Disclaimer: Having only seen the movie, I won’t speak about the other two books of the trilogy. This article contains spoilers.
Picture a society that subdivides its members into factions, each of which has a unique virtue, and then enforces a separation of those groups so strict that it hunts down any person who would dare blur the boundaries.
This is a brief plot summary of “Divergent,” a new hit film adaptation of a dystopian young adult novel that frequently has been compared to “The Hunger Games.” But with a few — admittedly significant — tweaks, the same story could also describe the landscape of contemporary American Judaism.
“Divergent” is set in a world that has divided itself into five factions in order to “keep the peace.” Each faction has its own unique virtue. There’s Amity, the peaceful; Candor, the honest; Erudite, the intelligent; Dauntless, the brave; and Abnegation, the selfless — the faction our heroine, Tris, is born into.
At age 16, people are given the choice to pick the faction they want to be in for the rest of their lives. This choice is largely based on an aptitude test that indicates which of their personality traits is most dominant. It’s rare that test results show more than one trait; those whose results do just that are labeled “Divergents,” and they are hunted, because society believes that they pose a threat to its very fabric.
Tris is a Divergent. And even though she chooses to become a Dauntless, she never quite fits in there. She must keep her identity secret, or risk facing death.
The lines are cut differently in Judaism; there’s no perfect analogy between, for instance, Reform and Abnegation or Orthodox and Erudite. And yet, we similarly divide ourselves into “factions.”
We’ve heard dismissals of members from one faction by those in another: The arrogant Orthodox sneer at anyone less meticulously observant; the Conservative are kidding if they think they can sustain halachic lifestyles balanced with an ever-demanding focus on secularism; today’s Reform Jews are tomorrow’s unaffiliated Jews — and don’t even start on so-called “fringe” movements such as Open Orthodoxy, Reconstructionist, Humanist, Renewal, etc.
That line of thinking will only continue to tear us apart, not only because of its inherent baseless hatred, but because strict denominational thinking leaves no room for Divergents. And, unlike in the fictional world set forth in “Divergent,” Divergents are anything but rare in our reality.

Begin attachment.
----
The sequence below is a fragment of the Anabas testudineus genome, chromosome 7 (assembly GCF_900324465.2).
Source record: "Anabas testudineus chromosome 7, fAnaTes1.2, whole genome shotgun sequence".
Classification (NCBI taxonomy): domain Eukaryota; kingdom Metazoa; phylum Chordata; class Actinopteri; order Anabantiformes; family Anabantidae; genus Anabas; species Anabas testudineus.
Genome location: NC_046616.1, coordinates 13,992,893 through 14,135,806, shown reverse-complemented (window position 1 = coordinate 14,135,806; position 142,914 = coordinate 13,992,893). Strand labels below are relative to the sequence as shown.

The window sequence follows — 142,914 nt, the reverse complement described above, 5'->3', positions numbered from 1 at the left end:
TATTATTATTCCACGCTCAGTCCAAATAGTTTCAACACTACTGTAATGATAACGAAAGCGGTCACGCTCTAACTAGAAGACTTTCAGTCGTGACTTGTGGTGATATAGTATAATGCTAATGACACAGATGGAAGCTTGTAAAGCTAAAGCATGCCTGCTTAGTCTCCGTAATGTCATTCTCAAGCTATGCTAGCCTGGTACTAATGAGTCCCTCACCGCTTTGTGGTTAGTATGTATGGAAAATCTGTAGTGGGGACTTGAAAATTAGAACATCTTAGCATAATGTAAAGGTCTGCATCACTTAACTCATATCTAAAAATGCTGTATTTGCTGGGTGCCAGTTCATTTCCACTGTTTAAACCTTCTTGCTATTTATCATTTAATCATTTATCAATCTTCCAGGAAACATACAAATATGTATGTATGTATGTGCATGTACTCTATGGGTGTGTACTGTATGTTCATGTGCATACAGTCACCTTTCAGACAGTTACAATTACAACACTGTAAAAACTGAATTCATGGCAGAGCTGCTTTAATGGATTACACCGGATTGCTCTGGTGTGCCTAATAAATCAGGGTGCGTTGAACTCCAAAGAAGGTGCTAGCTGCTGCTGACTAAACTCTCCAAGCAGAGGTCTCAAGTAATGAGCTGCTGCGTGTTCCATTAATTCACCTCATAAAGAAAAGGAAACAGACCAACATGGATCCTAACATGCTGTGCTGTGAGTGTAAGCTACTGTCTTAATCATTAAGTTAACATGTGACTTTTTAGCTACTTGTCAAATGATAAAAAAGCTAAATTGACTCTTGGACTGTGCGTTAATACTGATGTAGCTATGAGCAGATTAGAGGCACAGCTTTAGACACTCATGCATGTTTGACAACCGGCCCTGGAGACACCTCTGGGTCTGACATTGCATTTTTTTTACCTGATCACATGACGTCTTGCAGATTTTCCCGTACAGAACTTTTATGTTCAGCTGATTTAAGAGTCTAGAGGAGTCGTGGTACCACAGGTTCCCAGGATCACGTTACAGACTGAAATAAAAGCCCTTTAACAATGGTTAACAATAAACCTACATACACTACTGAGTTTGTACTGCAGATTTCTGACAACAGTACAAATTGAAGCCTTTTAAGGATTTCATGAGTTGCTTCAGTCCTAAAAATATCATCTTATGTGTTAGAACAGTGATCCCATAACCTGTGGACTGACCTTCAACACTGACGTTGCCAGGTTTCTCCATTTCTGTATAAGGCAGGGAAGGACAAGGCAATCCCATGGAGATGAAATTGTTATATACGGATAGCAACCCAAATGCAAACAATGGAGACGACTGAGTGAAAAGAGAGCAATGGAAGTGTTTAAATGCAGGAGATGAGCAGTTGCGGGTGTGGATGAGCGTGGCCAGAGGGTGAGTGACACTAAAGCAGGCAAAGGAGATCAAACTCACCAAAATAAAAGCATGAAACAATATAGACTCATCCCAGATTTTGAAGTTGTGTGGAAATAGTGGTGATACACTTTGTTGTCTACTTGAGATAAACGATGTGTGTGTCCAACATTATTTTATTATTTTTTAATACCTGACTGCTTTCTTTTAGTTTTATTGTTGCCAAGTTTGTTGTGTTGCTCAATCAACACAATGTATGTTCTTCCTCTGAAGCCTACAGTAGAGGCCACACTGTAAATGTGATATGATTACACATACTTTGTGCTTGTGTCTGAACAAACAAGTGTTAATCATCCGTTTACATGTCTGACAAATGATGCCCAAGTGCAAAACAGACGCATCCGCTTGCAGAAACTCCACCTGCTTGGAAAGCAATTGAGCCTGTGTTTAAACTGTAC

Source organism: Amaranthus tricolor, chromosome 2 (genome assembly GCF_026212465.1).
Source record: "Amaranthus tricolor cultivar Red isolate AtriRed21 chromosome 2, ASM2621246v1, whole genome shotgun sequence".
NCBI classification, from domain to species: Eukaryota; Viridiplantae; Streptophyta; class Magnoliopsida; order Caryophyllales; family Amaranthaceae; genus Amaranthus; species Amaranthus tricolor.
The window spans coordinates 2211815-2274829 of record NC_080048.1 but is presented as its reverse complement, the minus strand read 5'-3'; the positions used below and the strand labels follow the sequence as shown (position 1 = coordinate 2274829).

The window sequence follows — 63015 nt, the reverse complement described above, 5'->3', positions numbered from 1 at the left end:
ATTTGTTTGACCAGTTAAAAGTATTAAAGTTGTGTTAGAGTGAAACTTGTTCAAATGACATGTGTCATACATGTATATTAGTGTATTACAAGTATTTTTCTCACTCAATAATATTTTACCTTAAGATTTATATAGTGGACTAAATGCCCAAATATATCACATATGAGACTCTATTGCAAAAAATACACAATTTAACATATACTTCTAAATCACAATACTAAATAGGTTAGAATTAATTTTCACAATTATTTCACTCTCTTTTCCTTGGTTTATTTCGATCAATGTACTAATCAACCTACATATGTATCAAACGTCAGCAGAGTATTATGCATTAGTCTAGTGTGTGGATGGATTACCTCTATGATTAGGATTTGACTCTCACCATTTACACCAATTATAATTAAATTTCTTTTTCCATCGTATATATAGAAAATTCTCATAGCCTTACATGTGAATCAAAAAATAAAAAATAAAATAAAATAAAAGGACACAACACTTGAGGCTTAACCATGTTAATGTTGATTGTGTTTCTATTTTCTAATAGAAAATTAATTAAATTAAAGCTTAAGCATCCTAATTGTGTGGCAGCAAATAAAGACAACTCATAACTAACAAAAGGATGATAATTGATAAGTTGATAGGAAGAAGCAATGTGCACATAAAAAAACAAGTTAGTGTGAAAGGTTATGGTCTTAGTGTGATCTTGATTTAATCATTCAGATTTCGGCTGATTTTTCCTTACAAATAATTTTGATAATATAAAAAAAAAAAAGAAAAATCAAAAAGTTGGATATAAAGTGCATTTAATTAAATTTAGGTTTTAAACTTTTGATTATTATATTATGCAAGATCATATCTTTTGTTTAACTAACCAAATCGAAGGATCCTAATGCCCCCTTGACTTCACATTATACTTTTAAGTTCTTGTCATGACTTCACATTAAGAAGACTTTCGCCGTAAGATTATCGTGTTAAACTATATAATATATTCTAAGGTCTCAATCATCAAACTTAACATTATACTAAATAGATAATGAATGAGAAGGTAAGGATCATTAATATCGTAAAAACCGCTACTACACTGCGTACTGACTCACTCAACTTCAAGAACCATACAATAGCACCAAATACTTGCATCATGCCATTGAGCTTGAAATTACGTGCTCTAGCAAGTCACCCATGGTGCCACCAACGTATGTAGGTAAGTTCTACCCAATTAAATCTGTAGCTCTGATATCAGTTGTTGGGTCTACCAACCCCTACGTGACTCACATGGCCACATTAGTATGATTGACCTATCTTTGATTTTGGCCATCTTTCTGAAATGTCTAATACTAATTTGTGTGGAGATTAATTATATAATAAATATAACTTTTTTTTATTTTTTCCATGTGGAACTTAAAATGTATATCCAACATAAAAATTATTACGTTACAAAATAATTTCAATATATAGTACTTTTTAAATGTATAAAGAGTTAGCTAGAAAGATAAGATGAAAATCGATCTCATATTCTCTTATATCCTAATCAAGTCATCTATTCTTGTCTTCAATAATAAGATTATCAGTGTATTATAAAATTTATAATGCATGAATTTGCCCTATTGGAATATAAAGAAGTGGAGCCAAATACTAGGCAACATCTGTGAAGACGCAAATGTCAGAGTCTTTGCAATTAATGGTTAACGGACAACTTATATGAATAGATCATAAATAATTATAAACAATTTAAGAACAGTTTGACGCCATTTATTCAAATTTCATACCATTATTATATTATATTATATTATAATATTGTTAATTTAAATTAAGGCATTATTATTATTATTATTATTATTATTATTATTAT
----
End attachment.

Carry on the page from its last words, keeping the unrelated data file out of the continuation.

I belong to a Modern Orthodox synagogue, but I feel comfortable davening in a minyan without a mechitzah, where men and women sit together. I won’t eat a bite of food that isn’t certified as strictly kosher, but you’ll almost never find me wearing a skirt below my knee.
And it’s not just me. I heard the wife of a Chabad rabbi give a lecture — to a co-ed crowd, with her proud husband present — about the halachic inconsistencies regarding the mechitzah. I’ve known numerous friends to bounce from rabbinical school to rabbinical school. I’ve known Orthodox people who watch TV on Shabbat and Reform friends who wouldn’t dare.
We don’t all fit squarely along denomination lines. Some people are comfortable pretending: Choosing the denomination that fits closest, learning the rules of that space and acting accordingly. But some of us can’t. In one moment, we might be focused on tikkun olam, in another eschew davening, and in another, boil a “dairy” ladle for use in chicken soup. And when someone asks what kind of Jew we are, we don’t know. We pick an answer that’s half-true, and the inevitable follow-up — “But you do X …” — is inevitably painful.
But there is a remedy: post-denominational Judaism. Contrary to interdenominational groups that largely serve only “left-wing” populations, I’m referring to a place where whatever stringencies one needs for halacha are found, as are all the loopholes. Maybe it’s not a synagogue — it’s difficult, for instance, to have women lead services and not have women lead services and still all be together.
It might not be a place at all, but rather an understanding — that the synagogues and schools we do or don’t attend, the rabbis we do or don’t adhere to, don’t define us. It’s an understanding that we can perhaps attend a Conservative rabbinical school and pray in an Orthodox synagogue and send our children to a Reform summer camp without any one of those organizations questioning our loyalty, devotion or commitment. Because at the end of the day, our loyalty, devotion and commitment are not to a denomination, but rather to a religion, a faith, a people.
The search for identity in a sectarian world is tough, as Four, another Divergent that Tris falls in love with, illustrates. “I don’t want to be just one thing,” Four tells her. “I can’t be. I want to be brave, and I want to be selfless, intelligent, and honest, and kind. Well, I’m still working on kind.”
There are important values in each Jewish denomination that are missing from the others, values that many of us want to embody — or at least, like Four, try to. But instead of having the freedom to explore, to work together and round ourselves out, American Jews have created a system wherein we succumb to boxes and labels and confine ourselves to simply being one thing.
In doing so, we’ve created a space where Divergents have to hide. But if life imitates art — spoiler alert — they can’t keep hiding.
Cindy Kaplan is a comedy writer who has written for Disney, Yahoo!, Electus, VEVO, and G-dcast. She studied American Studies, Journalism, and Creative Writing at Brandeis University.
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